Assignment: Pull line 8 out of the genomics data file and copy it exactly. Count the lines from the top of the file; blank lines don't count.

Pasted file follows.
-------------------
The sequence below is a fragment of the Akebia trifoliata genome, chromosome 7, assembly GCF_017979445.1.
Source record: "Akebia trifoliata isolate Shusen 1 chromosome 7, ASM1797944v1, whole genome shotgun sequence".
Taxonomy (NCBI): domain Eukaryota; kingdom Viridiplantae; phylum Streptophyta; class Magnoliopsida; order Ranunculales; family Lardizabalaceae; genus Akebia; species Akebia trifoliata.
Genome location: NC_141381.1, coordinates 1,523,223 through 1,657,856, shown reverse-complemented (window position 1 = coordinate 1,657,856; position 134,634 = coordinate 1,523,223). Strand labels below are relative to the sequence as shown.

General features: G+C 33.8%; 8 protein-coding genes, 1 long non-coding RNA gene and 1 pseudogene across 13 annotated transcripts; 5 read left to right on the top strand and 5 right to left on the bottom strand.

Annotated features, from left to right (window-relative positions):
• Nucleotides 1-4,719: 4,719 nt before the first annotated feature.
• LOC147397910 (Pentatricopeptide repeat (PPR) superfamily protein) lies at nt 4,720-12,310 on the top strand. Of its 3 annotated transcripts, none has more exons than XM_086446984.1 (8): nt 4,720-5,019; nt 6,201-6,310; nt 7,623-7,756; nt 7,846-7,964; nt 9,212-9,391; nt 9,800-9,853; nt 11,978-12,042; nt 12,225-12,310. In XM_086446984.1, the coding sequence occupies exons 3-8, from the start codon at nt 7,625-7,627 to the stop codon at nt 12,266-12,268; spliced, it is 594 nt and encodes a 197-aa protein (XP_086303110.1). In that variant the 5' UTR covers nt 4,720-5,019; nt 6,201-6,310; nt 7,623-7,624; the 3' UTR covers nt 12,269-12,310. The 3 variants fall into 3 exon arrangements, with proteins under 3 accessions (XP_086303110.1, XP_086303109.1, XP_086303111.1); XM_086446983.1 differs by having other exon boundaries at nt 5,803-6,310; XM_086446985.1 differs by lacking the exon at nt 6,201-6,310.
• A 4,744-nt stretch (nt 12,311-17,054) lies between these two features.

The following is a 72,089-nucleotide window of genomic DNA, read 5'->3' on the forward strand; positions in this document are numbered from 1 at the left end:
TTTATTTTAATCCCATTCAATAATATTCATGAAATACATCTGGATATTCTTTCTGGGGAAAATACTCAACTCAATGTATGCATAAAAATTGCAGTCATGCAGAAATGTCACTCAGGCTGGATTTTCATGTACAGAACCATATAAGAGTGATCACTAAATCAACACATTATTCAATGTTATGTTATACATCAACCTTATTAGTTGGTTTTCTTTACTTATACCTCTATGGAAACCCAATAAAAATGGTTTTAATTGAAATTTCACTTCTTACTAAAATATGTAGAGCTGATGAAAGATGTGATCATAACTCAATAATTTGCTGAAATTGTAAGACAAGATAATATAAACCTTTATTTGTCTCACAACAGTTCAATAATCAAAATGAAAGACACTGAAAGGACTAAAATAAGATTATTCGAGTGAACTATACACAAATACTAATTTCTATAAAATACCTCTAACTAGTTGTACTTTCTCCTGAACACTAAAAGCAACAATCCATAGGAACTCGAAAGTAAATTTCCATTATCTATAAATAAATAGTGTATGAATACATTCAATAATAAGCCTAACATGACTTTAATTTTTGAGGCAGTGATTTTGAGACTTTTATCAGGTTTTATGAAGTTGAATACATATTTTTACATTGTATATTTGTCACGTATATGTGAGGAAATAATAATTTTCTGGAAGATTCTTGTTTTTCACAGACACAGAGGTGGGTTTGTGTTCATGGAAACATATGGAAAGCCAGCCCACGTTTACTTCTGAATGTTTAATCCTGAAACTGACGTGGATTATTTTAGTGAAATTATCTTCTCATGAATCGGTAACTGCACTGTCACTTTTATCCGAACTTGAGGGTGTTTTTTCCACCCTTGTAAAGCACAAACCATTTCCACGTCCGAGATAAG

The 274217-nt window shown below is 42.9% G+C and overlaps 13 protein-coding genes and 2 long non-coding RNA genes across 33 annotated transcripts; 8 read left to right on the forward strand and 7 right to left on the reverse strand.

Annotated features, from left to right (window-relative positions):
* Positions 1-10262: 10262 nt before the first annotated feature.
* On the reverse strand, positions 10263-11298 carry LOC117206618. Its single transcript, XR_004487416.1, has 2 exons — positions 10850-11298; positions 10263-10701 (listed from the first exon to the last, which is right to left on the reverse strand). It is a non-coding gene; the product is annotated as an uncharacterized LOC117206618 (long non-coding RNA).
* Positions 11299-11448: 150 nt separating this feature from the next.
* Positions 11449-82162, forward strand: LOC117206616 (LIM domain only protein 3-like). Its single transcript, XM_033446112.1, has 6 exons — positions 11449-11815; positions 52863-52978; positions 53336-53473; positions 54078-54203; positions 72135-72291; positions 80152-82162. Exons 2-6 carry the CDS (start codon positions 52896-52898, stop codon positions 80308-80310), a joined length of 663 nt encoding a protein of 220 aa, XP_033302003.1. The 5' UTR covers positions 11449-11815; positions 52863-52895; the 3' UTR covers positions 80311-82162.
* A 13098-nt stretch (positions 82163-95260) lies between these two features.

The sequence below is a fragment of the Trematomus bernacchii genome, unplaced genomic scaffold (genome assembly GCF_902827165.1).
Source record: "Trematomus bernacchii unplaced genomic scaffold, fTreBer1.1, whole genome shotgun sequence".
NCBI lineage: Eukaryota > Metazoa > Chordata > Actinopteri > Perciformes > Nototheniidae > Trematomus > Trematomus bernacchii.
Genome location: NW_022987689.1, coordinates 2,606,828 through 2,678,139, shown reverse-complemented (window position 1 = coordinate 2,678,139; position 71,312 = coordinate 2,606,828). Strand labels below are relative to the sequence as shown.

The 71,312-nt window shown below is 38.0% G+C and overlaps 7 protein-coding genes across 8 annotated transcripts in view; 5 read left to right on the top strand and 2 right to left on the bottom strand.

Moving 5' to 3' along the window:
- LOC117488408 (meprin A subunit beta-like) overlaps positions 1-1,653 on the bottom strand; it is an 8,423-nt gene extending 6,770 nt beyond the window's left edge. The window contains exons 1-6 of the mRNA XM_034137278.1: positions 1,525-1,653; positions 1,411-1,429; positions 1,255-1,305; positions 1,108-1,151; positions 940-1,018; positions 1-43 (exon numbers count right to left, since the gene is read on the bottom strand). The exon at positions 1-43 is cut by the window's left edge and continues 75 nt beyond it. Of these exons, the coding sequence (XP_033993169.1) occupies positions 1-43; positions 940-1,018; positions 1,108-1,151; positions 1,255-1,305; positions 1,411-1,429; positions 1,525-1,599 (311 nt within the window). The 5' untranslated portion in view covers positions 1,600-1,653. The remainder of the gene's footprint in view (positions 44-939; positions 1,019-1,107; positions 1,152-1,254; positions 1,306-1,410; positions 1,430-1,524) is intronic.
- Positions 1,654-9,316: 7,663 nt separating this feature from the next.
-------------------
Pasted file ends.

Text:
• LOC147397910 (Pentatricopeptide repeat (PPR) superfamily protein) lies at nt 4,720-12,310 on the top strand. Of its 3 annotated transcripts, none has more exons than XM_086446984.1 (8): nt 4,720-5,019; nt 6,201-6,310; nt 7,623-7,756; nt 7,846-7,964; nt 9,212-9,391; nt 9,800-9,853; nt 11,978-12,042; nt 12,225-12,310. In XM_086446984.1, the coding sequence occupies exons 3-8, from the start codon at nt 7,625-7,627 to the stop codon at nt 12,266-12,268; spliced, it is 594 nt and encodes a 197-aa protein (XP_086303110.1). In that variant the 5' UTR covers nt 4,720-5,019; nt 6,201-6,310; nt 7,623-7,624; the 3' UTR covers nt 12,269-12,310. The 3 variants fall into 3 exon arrangements, with proteins under 3 accessions (XP_086303110.1, XP_086303109.1, XP_086303111.1); XM_086446983.1 differs by having other exon boundaries at nt 5,803-6,310; XM_086446985.1 differs by lacking the exon at nt 6,201-6,310.